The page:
When the finance minister presents the Finance Bill, the Budget Division of the Ministry of Finance prepares several documents which are also laid before the Parliament. One such document is the Revenue Foregone Statement. It was first presented during Budget 2006-07. A second edition of the statement was presented during Budget 2007-08 as an annexure and also as a standalone document entitled Statement of Revenue Foregone. The intention behind issuing the document is perhaps to bring about transparency in matters of tax policy. A cursory glance over this years statement suggests that for corporate taxpayers, the effective tax rate is 22.24 per cent, as against the rate of 20.60 per cent clocked in during 2006-07. Sample companies with profits before taxes (PBT) of Rs 500 crore and above accounted for 54.98 per cent of the total PBT and 54.02 per cent of the total corporate income tax payable. However, their effective tax rate was only 21.85 per cent, in comparison to an effective tax rate of 24.04 per cent for sample companies having PBT of up to Rs 1 crore.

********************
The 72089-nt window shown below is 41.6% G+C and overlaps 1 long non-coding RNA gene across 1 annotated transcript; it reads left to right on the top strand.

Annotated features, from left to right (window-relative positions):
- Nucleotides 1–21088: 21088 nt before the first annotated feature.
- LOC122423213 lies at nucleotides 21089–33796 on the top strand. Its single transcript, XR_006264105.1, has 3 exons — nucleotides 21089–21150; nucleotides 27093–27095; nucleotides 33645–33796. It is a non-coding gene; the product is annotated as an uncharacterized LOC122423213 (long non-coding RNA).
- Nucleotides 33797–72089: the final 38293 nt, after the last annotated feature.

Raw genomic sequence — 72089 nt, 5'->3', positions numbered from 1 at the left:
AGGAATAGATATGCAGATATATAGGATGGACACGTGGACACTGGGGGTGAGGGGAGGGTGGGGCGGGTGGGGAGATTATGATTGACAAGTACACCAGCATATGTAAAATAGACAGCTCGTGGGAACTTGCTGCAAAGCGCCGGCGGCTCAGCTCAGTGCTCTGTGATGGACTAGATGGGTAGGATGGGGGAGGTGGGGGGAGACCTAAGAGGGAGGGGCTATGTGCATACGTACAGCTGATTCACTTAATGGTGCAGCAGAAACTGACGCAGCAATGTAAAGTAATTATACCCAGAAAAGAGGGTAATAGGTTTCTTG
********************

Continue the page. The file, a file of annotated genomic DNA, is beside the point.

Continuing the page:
The ratio of total income to PBT is much higher for companies with PBT of up to Rs 1 crore (76.93 per cent) than that for the total sample (67.44 per cent). This indicates that lesser deviance from PBT in the case of relatively smaller companies as compared to larger companies because the latter avail of higher tax concessions.
The above figures signify the importance of small- and medium-size enterprises (SME), both in terms of their contribution to the governments exchequer and their provision of pervasive employment opportunities. Another important fact which needs to be noted is the discrepancy in effective tax rates between the manufacturing sector and the service sector, at least in regard to the companies analysed in the survey. The effective tax rate for almost all industries is below the statutory level, but the statistics disclosed in the Revenue Foregone Statement reveal that it is especially low for IT-enabled and BPO service providers, at 15 per cent, and for software development agencies, at 12 per cent. These numbers are attributable to the tax concessions which these industries currently enjoy.
The Income Tax Department had received 410,451 electronically filed corporate returns for the financial year 2007-08 by 31 March 2009. Yet the approximate number of registered companies in India approaches 800,000.
The irresistible inference is that the corporate tax base still needs to widen relative to the total number of companies registered in India. Service sector companies do not shoulder their share of the burden as compared to small- and medium-size enterprises. If policy makers need to withstand and overcome the challenges arising from continuing fiscal deficits, then it is imperative that these anomalies be seriously considered and evaluated.